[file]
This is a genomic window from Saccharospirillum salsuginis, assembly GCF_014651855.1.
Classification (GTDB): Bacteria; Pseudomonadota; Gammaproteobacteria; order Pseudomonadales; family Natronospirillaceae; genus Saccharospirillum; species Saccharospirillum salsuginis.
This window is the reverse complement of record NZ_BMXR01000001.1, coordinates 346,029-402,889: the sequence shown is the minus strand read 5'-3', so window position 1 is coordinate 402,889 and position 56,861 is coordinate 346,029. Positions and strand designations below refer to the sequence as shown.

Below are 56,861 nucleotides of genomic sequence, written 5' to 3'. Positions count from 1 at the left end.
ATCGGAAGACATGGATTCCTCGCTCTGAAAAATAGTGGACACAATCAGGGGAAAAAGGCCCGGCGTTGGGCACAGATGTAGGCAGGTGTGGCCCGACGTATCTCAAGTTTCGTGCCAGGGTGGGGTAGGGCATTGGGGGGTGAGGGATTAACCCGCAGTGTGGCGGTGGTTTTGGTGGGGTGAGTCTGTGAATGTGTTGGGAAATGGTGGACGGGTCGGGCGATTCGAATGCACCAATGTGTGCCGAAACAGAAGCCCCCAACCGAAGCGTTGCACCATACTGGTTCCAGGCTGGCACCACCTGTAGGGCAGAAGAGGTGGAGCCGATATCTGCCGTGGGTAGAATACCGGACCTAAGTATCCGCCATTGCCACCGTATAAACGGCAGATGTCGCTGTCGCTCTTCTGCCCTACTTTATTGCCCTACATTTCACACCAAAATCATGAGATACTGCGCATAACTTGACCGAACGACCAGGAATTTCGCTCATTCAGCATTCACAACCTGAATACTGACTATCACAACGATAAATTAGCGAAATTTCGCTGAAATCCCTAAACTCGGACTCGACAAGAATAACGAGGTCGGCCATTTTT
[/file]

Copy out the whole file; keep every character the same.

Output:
This is a genomic window from Saccharospirillum salsuginis, assembly GCF_014651855.1.
Classification (GTDB): Bacteria; Pseudomonadota; Gammaproteobacteria; order Pseudomonadales; family Natronospirillaceae; genus Saccharospirillum; species Saccharospirillum salsuginis.
This window is the reverse complement of record NZ_BMXR01000001.1, coordinates 346,029-402,889: the sequence shown is the minus strand read 5'-3', so window position 1 is coordinate 402,889 and position 56,861 is coordinate 346,029. Positions and strand designations below refer to the sequence as shown.

Below are 56,861 nucleotides of genomic sequence, written 5' to 3'. Positions count from 1 at the left end.
ATCGGAAGACATGGATTCCTCGCTCTGAAAAATAGTGGACACAATCAGGGGAAAAAGGCCCGGCGTTGGGCACAGATGTAGGCAGGTGTGGCCCGACGTATCTCAAGTTTCGTGCCAGGGTGGGGTAGGGCATTGGGGGGTGAGGGATTAACCCGCAGTGTGGCGGTGGTTTTGGTGGGGTGAGTCTGTGAATGTGTTGGGAAATGGTGGACGGGTCGGGCGATTCGAATGCACCAATGTGTGCCGAAACAGAAGCCCCCAACCGAAGCGTTGCACCATACTGGTTCCAGGCTGGCACCACCTGTAGGGCAGAAGAGGTGGAGCCGATATCTGCCGTGGGTAGAATACCGGACCTAAGTATCCGCCATTGCCACCGTATAAACGGCAGATGTCGCTGTCGCTCTTCTGCCCTACTTTATTGCCCTACATTTCACACCAAAATCATGAGATACTGCGCATAACTTGACCGAACGACCAGGAATTTCGCTCATTCAGCATTCACAACCTGAATACTGACTATCACAACGATAAATTAGCGAAATTTCGCTGAAATCCCTAAACTCGGACTCGACAAGAATAACGAGGTCGGCCATTTTT